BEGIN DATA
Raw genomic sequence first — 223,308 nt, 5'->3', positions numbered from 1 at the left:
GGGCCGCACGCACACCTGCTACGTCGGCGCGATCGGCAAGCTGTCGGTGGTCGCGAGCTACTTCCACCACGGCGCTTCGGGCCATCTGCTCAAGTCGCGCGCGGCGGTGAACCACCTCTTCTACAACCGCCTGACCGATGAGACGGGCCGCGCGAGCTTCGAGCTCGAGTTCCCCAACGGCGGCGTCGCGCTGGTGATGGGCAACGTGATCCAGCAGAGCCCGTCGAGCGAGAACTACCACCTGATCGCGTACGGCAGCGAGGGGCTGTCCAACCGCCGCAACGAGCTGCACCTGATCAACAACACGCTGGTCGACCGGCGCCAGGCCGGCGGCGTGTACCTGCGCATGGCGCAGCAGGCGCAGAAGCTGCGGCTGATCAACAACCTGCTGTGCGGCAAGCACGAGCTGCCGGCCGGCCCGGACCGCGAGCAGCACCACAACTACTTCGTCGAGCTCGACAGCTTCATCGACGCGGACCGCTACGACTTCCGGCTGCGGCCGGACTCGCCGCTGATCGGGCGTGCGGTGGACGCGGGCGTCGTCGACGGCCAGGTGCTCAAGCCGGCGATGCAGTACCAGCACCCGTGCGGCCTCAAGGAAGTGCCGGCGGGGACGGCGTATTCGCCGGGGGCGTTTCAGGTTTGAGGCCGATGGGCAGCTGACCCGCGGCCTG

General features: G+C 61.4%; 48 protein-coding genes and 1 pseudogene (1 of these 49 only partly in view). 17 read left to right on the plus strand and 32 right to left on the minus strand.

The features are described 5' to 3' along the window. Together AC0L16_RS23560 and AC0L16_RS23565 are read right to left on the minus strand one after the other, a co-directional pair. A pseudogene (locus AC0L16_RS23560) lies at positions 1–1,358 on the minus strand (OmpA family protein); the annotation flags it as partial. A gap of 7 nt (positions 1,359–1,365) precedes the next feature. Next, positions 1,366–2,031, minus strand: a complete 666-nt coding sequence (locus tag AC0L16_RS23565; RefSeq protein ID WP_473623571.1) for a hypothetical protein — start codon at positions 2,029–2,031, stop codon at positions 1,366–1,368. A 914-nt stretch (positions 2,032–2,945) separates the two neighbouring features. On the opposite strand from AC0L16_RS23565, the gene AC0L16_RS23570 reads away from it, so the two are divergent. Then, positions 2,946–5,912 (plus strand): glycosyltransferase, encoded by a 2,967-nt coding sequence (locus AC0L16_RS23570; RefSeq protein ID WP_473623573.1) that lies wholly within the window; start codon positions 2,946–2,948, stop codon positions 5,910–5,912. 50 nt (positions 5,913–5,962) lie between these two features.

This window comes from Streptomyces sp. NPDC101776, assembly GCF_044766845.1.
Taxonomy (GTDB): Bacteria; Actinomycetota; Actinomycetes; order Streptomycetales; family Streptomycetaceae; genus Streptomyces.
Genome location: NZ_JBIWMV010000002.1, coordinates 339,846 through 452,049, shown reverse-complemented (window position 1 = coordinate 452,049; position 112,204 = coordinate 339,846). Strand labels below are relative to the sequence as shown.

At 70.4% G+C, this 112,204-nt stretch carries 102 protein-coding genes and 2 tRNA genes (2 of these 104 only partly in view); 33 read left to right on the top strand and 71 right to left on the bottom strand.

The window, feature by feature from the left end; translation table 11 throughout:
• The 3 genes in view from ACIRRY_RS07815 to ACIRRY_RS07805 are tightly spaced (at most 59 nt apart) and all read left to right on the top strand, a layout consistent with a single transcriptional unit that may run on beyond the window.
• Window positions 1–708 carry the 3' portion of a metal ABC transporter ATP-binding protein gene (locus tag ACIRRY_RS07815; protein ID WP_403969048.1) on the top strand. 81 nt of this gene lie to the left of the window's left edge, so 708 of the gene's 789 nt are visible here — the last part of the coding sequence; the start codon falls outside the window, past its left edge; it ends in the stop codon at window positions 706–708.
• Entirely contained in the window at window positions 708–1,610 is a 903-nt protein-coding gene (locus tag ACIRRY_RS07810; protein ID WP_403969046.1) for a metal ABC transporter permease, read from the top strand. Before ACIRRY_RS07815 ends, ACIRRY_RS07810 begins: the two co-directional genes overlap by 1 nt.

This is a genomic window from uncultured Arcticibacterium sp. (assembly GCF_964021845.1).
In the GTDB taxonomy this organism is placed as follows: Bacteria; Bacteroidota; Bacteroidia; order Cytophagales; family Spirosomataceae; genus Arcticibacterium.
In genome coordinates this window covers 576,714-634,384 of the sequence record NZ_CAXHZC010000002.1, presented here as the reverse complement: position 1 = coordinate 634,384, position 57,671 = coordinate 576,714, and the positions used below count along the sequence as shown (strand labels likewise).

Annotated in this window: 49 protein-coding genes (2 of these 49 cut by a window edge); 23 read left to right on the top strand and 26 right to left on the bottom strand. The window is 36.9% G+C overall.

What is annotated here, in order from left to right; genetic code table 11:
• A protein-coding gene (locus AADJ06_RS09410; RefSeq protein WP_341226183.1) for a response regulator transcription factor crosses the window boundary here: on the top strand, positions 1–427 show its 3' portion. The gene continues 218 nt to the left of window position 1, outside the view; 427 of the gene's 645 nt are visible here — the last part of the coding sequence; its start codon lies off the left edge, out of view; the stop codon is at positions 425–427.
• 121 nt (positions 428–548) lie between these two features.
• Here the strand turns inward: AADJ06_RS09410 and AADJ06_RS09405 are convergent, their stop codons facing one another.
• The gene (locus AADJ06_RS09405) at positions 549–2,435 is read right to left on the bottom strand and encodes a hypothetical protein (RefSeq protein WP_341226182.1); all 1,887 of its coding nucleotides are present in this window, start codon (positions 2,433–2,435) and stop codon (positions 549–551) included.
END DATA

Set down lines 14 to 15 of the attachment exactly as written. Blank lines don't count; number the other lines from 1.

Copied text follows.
In the GTDB taxonomy this organism is placed as follows: Bacteria; Bacteroidota; Bacteroidia; order Cytophagales; family Spirosomataceae; genus Arcticibacterium.
In genome coordinates this window covers 576,714-634,384 of the sequence record NZ_CAXHZC010000002.1, presented here as the reverse complement: position 1 = coordinate 634,384, position 57,671 = coordinate 576,714, and the positions used below count along the sequence as shown (strand labels likewise).